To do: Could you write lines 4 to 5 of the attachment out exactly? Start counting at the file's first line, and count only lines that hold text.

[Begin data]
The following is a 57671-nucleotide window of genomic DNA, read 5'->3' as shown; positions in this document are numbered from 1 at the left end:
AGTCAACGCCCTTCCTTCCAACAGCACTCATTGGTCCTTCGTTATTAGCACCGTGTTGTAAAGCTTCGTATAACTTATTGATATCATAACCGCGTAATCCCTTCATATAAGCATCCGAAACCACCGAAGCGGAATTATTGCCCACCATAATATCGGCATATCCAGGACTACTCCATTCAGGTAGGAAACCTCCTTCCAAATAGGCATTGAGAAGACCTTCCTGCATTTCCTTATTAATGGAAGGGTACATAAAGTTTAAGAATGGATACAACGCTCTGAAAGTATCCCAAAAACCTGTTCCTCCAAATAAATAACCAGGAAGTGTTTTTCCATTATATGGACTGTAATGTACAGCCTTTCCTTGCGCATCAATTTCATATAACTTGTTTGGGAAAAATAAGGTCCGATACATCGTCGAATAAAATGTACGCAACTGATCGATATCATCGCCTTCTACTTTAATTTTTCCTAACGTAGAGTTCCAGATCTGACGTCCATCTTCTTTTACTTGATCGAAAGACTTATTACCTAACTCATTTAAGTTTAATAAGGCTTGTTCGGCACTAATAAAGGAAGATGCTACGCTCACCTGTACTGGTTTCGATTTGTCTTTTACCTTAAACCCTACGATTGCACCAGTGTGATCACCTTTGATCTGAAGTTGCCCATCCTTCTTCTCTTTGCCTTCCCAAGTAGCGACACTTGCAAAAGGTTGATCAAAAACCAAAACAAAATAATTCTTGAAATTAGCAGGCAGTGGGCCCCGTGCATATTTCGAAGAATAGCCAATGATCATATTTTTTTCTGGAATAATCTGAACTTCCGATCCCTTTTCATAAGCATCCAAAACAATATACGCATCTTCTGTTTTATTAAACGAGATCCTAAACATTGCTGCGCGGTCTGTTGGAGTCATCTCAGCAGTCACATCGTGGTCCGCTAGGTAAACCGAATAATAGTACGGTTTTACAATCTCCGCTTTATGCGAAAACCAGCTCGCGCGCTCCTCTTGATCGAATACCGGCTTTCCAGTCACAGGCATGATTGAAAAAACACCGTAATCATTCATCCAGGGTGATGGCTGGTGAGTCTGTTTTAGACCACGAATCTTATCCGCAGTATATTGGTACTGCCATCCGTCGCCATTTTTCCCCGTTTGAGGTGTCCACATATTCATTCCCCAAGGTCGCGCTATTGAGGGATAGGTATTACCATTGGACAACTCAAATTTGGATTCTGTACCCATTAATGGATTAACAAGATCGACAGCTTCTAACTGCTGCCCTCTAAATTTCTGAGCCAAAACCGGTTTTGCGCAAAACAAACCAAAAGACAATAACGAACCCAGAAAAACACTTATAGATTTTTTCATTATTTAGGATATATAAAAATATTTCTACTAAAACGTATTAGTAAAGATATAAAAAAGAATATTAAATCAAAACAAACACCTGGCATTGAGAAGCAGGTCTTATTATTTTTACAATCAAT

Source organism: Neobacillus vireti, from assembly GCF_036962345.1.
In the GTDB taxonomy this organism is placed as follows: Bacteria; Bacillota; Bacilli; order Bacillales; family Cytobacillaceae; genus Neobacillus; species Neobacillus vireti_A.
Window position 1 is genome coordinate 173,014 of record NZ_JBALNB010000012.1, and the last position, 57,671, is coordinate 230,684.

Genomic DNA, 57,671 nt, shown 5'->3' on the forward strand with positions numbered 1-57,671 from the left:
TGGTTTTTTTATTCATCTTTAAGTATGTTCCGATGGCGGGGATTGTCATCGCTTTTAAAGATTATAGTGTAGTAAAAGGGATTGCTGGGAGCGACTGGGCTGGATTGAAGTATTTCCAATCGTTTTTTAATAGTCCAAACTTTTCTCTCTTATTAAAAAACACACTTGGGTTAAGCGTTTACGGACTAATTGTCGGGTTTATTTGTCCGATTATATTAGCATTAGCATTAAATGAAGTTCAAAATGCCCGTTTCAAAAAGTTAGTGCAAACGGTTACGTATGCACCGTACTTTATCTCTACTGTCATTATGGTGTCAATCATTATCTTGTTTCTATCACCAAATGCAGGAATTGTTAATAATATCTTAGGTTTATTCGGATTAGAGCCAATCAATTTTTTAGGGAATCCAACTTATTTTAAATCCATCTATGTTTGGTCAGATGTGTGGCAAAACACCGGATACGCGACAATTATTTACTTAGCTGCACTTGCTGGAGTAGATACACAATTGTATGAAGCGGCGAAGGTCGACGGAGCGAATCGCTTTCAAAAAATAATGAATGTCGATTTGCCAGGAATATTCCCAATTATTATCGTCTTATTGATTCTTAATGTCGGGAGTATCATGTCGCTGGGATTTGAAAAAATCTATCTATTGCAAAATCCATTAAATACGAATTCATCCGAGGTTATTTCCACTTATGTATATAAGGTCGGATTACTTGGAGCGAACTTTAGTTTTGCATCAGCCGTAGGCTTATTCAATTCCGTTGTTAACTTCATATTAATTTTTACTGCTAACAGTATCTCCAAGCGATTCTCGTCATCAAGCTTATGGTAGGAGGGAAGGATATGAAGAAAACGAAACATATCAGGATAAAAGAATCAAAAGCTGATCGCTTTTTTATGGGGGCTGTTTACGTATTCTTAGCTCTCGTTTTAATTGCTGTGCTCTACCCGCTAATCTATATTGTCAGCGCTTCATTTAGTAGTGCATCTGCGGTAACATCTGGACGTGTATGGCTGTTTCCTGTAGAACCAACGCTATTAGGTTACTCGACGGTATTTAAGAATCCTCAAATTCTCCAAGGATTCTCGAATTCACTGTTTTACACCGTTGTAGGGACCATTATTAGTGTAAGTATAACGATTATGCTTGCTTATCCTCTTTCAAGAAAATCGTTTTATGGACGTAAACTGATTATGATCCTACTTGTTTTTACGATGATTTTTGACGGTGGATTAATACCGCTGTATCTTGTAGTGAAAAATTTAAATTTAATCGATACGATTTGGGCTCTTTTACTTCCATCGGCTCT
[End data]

In the GTDB taxonomy this organism is placed as follows: Bacteria; Bacillota; Bacilli; order Bacillales; family Cytobacillaceae; genus Neobacillus; species Neobacillus vireti_A.
Window position 1 is genome coordinate 173,014 of record NZ_JBALNB010000012.1, and the last position, 57,671, is coordinate 230,684.